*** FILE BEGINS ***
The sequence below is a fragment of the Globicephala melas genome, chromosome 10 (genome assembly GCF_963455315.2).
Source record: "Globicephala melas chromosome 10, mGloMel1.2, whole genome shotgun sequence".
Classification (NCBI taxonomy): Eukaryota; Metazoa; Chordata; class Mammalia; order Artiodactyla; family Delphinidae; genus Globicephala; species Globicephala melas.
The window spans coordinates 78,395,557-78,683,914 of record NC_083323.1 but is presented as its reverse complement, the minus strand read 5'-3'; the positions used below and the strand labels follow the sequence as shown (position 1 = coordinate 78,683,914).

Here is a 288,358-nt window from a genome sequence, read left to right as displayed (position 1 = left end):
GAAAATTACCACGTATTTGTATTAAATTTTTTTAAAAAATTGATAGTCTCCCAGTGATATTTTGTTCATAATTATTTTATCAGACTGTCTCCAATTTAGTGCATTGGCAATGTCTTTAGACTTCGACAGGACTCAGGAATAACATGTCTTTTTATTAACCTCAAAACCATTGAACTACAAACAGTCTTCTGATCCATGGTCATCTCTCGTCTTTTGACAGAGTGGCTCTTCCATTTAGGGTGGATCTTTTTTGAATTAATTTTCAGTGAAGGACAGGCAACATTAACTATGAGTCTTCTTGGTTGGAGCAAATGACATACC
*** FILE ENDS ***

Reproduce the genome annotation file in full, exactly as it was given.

The sequence below is a fragment of the Globicephala melas genome, chromosome 10 (genome assembly GCF_963455315.2).
Source record: "Globicephala melas chromosome 10, mGloMel1.2, whole genome shotgun sequence".
Classification (NCBI taxonomy): Eukaryota; Metazoa; Chordata; class Mammalia; order Artiodactyla; family Delphinidae; genus Globicephala; species Globicephala melas.
The window spans coordinates 78,395,557-78,683,914 of record NC_083323.1 but is presented as its reverse complement, the minus strand read 5'-3'; the positions used below and the strand labels follow the sequence as shown (position 1 = coordinate 78,683,914).

Here is a 288,358-nt window from a genome sequence, read left to right as displayed (position 1 = left end):
GAAAATTACCACGTATTTGTATTAAATTTTTTTAAAAAATTGATAGTCTCCCAGTGATATTTTGTTCATAATTATTTTATCAGACTGTCTCCAATTTAGTGCATTGGCAATGTCTTTAGACTTCGACAGGACTCAGGAATAACATGTCTTTTTATTAACCTCAAAACCATTGAACTACAAACAGTCTTCTGATCCATGGTCATCTCTCGTCTTTTGACAGAGTGGCTCTTCCATTTAGGGTGGATCTTTTTTGAATTAATTTTCAGTGAAGGACAGGCAACATTAACTATGAGTCTTCTTGGTTGGAGCAAATGACATACC